Laura Riding is the hidden gem par excellence of 20th century poetry. With a mind as deep, strange, and original as Emily Dickinson’s, and a drive to investigate the communicative and philosophical ramifications of poetry that makes Wallace Stevens look like a schoolboy, Riding is one of the most stunning talents of her age, and yet is almost completely unknown. Because of her preoccupations and themes, she is a very dense poet, and she lacks the expressive grace which makes the occasional opacities in Wallace Stevens tolerable. Nevertheless, she is a revelation to those who endeavor to understand her, and may have more to teach us about the relationship between language and the mind than any other poet of the last hundred years.
The late Harold Bloom remains the most popular literary critic of our time, and for good reason—he was undoubtedly one of the most well-read people in history, and his erudition, combined with his infectious passion for literature and a gift for analyzing writers, makes him an ideal introduction to the literary canon. Bloom’s criticism is in some ways deeply flawed— he extravagantly overrates his favorites, is fond of grand, unsubstantiated generalizations, and relies more upon enthusiasm than argument to be convincing. Nevertheless, he has for the most part impeccable taste, and his curation and insightful commentary in this anthology provide a wonderful guide to a vast survey of important poems from the past several centuries.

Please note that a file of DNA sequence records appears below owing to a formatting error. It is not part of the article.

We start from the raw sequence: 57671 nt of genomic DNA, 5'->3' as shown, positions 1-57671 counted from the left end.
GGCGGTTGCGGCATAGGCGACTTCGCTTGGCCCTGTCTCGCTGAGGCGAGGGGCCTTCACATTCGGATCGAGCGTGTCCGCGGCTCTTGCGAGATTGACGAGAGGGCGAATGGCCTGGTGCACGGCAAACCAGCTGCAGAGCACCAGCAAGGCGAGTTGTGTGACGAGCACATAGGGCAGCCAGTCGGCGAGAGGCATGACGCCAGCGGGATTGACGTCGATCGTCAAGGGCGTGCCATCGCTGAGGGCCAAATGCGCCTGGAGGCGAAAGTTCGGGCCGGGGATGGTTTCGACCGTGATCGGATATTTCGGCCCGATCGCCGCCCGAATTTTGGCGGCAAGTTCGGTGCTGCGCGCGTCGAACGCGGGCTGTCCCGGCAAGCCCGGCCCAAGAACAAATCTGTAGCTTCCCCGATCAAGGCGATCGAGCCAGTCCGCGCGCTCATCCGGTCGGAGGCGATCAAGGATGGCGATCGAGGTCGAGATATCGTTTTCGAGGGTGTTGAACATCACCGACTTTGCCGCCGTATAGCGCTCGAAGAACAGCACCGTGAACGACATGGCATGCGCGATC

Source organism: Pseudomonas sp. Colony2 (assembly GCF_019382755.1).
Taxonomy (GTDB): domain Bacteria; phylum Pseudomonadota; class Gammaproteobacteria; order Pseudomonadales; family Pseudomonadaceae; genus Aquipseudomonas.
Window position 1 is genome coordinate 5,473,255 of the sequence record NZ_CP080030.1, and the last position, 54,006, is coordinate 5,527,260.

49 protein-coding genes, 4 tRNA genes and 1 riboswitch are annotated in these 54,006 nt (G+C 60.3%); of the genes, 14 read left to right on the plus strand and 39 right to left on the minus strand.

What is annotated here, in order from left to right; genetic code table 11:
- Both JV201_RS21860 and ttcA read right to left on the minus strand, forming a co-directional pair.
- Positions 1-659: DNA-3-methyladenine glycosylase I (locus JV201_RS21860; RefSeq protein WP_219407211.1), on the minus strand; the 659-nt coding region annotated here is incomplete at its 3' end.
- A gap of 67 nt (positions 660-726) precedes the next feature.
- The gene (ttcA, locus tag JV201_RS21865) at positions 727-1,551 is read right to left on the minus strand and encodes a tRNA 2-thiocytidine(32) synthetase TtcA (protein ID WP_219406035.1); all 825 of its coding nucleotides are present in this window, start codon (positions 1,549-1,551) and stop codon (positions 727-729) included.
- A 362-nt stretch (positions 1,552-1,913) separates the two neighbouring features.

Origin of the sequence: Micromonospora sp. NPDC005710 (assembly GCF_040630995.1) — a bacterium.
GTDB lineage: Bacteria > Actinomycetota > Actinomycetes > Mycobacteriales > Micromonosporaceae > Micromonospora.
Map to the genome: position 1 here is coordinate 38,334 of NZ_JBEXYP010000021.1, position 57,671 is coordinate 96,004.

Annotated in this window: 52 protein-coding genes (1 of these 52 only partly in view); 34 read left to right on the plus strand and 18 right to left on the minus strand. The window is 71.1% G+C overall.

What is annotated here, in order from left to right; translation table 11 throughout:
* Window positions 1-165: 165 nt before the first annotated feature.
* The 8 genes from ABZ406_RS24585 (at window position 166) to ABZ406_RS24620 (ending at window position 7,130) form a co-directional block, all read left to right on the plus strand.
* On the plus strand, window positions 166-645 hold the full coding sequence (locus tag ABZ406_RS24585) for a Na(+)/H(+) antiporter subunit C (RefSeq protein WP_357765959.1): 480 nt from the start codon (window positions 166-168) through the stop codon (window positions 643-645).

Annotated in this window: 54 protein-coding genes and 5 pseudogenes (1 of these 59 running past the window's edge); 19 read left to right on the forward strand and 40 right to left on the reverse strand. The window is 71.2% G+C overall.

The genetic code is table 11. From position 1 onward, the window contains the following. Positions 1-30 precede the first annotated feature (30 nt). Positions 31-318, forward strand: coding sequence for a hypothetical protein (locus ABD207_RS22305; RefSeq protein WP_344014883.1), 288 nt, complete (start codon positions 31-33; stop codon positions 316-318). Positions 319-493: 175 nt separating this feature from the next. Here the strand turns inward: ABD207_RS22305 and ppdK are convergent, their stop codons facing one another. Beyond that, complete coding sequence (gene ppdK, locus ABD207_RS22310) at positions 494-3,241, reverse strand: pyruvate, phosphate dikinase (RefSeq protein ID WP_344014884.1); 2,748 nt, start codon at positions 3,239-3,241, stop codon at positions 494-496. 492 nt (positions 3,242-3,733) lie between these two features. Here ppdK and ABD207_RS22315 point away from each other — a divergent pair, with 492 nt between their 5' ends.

In Defense of Reason by Yvor Winters
I believe it is no exaggeration to say that if Yvor Winters’s writings were more widely read, the poetic landscape would be infinitely richer than it is today. Winters was an excellent poet but an even better critic, responsible for developing the most rigorous and radical system of poetic evaluation known to modern times. In this collection of uncompromising yet sternly logical essays, Winters exposes the debilitating structural and ideological flaws of modern literature, and champions a return to a poetics of mature feeling, moral intelligence, and immaculate form. As a poet and student of poetry, I have read a great deal of literary criticism, and I can say with confidence that this is by far the most valuable, insightful, and constructive book of its kind I have ever read. For those who take the craft of literature seriously, this tome is indispensable.